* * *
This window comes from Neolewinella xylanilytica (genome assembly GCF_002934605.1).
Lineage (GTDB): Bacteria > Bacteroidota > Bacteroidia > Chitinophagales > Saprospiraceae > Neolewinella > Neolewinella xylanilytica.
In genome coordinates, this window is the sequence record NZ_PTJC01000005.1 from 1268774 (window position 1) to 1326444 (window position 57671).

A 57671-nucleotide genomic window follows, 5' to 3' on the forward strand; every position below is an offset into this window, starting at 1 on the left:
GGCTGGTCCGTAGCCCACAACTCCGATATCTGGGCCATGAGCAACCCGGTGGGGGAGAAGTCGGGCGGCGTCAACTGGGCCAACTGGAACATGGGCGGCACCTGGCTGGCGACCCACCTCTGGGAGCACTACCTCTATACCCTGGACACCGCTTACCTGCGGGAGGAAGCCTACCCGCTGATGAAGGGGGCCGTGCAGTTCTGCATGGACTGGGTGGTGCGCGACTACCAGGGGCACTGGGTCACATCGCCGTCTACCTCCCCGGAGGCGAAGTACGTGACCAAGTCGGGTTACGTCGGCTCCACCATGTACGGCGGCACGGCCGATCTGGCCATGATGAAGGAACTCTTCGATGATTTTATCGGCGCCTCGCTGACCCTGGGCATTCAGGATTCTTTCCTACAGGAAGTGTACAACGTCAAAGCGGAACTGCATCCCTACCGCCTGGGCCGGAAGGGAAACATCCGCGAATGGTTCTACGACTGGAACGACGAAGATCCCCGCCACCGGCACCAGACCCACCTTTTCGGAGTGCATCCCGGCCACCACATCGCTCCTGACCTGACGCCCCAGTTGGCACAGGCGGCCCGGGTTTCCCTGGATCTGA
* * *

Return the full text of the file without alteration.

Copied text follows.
This window comes from Neolewinella xylanilytica (genome assembly GCF_002934605.1).
Lineage (GTDB): Bacteria > Bacteroidota > Bacteroidia > Chitinophagales > Saprospiraceae > Neolewinella > Neolewinella xylanilytica.
In genome coordinates, this window is the sequence record NZ_PTJC01000005.1 from 1268774 (window position 1) to 1326444 (window position 57671).

A 57671-nucleotide genomic window follows, 5' to 3' on the forward strand; every position below is an offset into this window, starting at 1 on the left:
GGCTGGTCCGTAGCCCACAACTCCGATATCTGGGCCATGAGCAACCCGGTGGGGGAGAAGTCGGGCGGCGTCAACTGGGCCAACTGGAACATGGGCGGCACCTGGCTGGCGACCCACCTCTGGGAGCACTACCTCTATACCCTGGACACCGCTTACCTGCGGGAGGAAGCCTACCCGCTGATGAAGGGGGCCGTGCAGTTCTGCATGGACTGGGTGGTGCGCGACTACCAGGGGCACTGGGTCACATCGCCGTCTACCTCCCCGGAGGCGAAGTACGTGACCAAGTCGGGTTACGTCGGCTCCACCATGTACGGCGGCACGGCCGATCTGGCCATGATGAAGGAACTCTTCGATGATTTTATCGGCGCCTCGCTGACCCTGGGCATTCAGGATTCTTTCCTACAGGAAGTGTACAACGTCAAAGCGGAACTGCATCCCTACCGCCTGGGCCGGAAGGGAAACATCCGCGAATGGTTCTACGACTGGAACGACGAAGATCCCCGCCACCGGCACCAGACCCACCTTTTCGGAGTGCATCCCGGCCACCACATCGCTCCTGACCTGACGCCCCAGTTGGCACAGGCGGCCCGGGTTTCCCTGGATCTGA